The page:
João Cândido Felisberto
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The conditions for Brazilian sailors at the time were terrible, and being a black, Felisberto suffered even more from the prejudice of his white colleagues in the Brazilian navy. Joao Candido was stationed in Newcastle-Upon-Tyne in England for two years during the construction of the dreadnought Minas Geraes, and it was while experiencing the living conditions and increased freedoms of Newcastle that Felisberto realised how unacceptable conditions in the Brazilian Navy were. In 1910, after a hugely unpopular whipping of a sailor, he led a revolt, known in Brazil as "Revolta da Chibata" ("Revolt of the Whip"). Sailors took control of two Brazilian battleships, Minas Geraes and São Paulo, both built in England, as well as two other major warships. Their demands included the abolition of torture as a form of punishment and improved living conditions in the Brazilian Navy. The new Brazilian president, Hermes da Fonseca, approved an amnesty, but the government later went back on this promise. In the revolt's aftermath Felisberto and many of his follower mutineers were either arrested, tortured or murdered in prison. Felisberto himself was tortured, and also contracted tuberculosis, but he recovered after some months and was eventually released. The Brazilian press nicknamed him "Almirante Negro", or the "Black Admiral", for his actions.
After his release, he sank into poverty and experienced discrimination, working in a harbor on a very low salary. He was arrested again in 1930 but was soon released. In 1933 he joined the integralist movement. In 1938 an integralist uprising was easily crushed by the Brazilian military, with fewer than twenty deaths, and the group was outlawed.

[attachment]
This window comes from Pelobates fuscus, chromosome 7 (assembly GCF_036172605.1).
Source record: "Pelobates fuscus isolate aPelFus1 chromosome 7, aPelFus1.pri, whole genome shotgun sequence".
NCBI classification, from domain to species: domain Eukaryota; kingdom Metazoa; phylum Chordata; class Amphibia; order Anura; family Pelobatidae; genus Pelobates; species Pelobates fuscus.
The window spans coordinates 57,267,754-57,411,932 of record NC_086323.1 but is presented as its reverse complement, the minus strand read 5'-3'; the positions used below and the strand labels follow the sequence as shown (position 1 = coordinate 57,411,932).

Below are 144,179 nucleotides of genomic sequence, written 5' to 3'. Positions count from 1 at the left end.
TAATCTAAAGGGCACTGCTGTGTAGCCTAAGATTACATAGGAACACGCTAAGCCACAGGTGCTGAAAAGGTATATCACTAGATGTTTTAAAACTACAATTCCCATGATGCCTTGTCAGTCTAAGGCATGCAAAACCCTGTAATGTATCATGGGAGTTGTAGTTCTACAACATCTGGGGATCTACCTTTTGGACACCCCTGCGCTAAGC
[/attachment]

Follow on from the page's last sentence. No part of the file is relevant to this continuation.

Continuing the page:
With Brazil at war with the fascist Axis powers from 1942 onwards, integralism became a small and powerless movement. Germany's defeat in 1945 reduced integralism to very little importance. João Cândido Felisberto, said in 1968 that he was proud to be an integralist. After living in ostracism in the Brazilian city of São João de Meriti and being persecuted by the Brazilian Navy, he died of cancer in 1969 in Rio de Janeiro.
Legacy and statue
The Whip Uprising, which was sparked by the use of torture in the Brazilian Navy, ended with Felisberto and many of his followers imprisoned and tortured. The revolt was cited later by labor organizers as an "heroic example of worker struggle." A statue of João Cândido Felisberto was erected in Rio de Janeiro.
- The Whip Rebellion - Jose Luiz Pereira Da Costa - page 2
- Andrews, George Reid. Afro-Latin America, 1800-2000
- http://www.coladaweb.com/perso/joao_candido.htm (in Portuguese)
- http://www.terrabrasileira.net/folclore/origens/africana/chibata.html (in Portuguese)